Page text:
Cliffs are giant land masses of rocks and sediments that rise at an almost a 90° angle. They are commonly formed near waterfalls, oceans, valleys and high up in mountains, due to processes such as erosion and weathering. Weathering play a vital role in the formation of cliffs. This process is stated to be of natural events which break down pieces of rocks to give the coastline its shape. These natural events include wind or rain, freeze thaw and salt crystallisation which have minimal effects on the cliffs at a short period of time whereas colossal hazards/ events such as hurricanes and storms can have a dramatic effect of the erosion rate at cliffs. May, (1971), remarked that the most substantial losses occurred in winter where rainfall and winds were at their peak. In coastal areas such as Dorset, which is both concordant, immense winds and waves of long fetches break off soft or less resistant material and rocks which leaves the more resistant rocks exposed therefore channelling the formation on cliffs demonstrated at the Cliffs of Moher, County Clare, Ireland. The definition of a concordant coast is when coastline has alternating layers of hard rock and soft rock that run parallel to the coast. The soft rock in usually protected from erosion as the hard rock acts as a protective barrier. Landforms such as Coves can be formed if the hard rock has been ruptured through therefore leaving the soft rock exposed to erosion (e.g. Lulworth Cove).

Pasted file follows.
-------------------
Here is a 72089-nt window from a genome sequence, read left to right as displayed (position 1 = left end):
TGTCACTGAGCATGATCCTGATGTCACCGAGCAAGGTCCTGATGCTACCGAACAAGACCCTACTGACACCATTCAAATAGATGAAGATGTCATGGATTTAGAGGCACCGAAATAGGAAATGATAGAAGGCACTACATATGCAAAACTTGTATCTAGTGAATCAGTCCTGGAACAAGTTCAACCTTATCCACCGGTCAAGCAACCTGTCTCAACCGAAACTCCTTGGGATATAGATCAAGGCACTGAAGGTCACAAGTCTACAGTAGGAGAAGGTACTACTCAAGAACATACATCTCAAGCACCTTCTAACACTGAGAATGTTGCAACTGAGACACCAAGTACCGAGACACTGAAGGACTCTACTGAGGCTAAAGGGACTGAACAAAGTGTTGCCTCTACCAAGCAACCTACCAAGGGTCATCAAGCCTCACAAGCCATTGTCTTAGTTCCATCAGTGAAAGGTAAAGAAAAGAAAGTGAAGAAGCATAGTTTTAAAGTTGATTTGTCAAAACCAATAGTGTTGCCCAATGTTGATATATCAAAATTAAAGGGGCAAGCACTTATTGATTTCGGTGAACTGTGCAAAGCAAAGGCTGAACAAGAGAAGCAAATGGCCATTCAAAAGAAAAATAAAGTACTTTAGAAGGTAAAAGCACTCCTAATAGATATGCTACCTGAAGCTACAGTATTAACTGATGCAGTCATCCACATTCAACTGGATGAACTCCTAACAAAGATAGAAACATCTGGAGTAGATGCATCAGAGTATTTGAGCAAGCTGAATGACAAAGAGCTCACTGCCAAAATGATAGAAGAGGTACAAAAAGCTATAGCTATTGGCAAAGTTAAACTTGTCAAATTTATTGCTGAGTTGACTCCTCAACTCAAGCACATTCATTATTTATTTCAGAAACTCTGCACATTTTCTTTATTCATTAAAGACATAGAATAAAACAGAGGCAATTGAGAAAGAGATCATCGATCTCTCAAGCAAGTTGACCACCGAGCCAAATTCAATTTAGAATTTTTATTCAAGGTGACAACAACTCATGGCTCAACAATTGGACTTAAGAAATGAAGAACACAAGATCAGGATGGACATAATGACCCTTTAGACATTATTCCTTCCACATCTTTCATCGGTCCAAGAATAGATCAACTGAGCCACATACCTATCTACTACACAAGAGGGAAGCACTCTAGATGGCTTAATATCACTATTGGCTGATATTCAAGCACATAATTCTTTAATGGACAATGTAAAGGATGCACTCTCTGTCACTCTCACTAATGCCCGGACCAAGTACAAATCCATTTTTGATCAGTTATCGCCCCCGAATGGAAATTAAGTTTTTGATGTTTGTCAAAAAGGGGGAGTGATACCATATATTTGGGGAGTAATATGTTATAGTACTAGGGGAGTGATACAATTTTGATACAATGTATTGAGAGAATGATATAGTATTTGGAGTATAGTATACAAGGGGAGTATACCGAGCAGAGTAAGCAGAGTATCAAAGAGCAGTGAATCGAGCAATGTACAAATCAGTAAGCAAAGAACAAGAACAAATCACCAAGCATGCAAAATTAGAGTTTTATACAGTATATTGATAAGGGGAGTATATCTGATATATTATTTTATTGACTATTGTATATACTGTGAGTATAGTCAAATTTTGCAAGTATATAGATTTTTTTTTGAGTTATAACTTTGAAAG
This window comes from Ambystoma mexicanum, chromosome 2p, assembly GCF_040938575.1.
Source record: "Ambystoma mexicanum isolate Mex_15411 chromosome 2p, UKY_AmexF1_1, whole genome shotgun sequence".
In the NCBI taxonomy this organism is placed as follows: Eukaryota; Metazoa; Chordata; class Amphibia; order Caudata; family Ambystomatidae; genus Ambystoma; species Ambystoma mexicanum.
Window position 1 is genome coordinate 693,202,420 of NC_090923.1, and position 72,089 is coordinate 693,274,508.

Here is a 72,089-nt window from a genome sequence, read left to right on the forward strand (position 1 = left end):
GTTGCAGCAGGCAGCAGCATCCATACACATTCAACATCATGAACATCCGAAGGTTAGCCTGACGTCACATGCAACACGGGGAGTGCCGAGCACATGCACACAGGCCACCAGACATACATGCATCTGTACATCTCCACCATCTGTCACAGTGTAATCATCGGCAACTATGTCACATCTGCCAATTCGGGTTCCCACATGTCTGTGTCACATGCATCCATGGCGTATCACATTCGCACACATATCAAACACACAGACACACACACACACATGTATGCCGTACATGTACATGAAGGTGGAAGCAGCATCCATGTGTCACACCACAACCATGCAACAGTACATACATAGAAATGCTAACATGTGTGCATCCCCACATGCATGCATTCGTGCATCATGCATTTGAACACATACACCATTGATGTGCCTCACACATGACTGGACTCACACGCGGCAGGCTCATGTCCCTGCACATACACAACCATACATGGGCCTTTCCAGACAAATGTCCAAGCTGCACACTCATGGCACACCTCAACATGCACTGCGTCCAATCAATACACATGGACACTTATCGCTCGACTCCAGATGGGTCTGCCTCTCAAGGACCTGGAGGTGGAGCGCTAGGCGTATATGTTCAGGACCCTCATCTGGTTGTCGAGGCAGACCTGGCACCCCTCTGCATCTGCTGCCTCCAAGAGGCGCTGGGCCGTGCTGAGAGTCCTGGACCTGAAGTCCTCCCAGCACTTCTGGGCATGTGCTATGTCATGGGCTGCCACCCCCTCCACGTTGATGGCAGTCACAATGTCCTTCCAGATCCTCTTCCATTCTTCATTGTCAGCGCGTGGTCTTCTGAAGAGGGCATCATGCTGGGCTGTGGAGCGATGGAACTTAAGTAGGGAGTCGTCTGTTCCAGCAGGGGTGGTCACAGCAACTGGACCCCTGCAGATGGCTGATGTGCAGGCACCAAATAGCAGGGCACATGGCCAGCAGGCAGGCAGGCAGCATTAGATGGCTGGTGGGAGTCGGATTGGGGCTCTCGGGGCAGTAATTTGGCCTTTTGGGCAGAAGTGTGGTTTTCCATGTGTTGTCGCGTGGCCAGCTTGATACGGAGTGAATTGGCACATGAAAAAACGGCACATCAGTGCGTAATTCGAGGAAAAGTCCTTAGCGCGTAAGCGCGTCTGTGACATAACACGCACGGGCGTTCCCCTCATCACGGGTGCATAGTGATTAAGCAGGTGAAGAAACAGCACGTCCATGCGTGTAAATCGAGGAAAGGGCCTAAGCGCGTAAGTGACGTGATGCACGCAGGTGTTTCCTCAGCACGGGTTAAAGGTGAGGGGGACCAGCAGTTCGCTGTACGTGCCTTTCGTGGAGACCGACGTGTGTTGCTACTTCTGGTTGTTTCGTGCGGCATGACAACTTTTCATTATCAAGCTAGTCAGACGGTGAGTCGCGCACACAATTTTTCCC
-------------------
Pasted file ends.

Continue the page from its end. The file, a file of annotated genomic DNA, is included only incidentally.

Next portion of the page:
Furthermore, previous coastal studies carried out by Johonnessen et al (1982) concluded that heat of salts on salt crystallisation was possibly the main erosive mechanism above high tide on sunny, south facing sandstone cliffs for example east cliff. The average surface reading of NaCl are 27ppm (De Wolf, 2001). This study was constructed in Brighton therefore results will approximately be similar in Dorset.
Many studies have been carried out to investigate what factors put certain cliffs at risk of rapid erosion. A variation of cliff response occurs according to material strength. Hard rock coasts erode very slowly due to the constraining factors of material strength and rock mechanics (ALLISON, 1989). Therefore the more resistant rock cliffs should remain essentially stable when erosional processes act upon them. In contrast, soft rock cliffs are subject to additional weakening by weathering and degradation by mass movement; these processes are likely to operate more rapidly in the wetter, warmer climate predicted for regions such as Southern England due to global warming (Department of the Environment, 1991). This concluded conclusively that the cliffs present in the south of England are more susceptible to erosional/ weathering processes. (Richard and Lorriman, 1987) pointed out that higher cliffs erode more rapidly because they generate higher shear stresses and suffer larger landslides, however they also yields more sediment per unit of recession. Whilst reading the article on BBC news ‘UK storms: Extreme weather caused years of erosion’ (21 February 2014) an interesting fact caught my attention which stated “more than 3m of the cliff at Birling Gap has been lost to the sea this year”. This is where I felt that a wider range of studies can be beneficial to investigate the reasons why this unpredictable event occurred, and also encouraging more people to undergo investigations to arrive at reliable conclusion.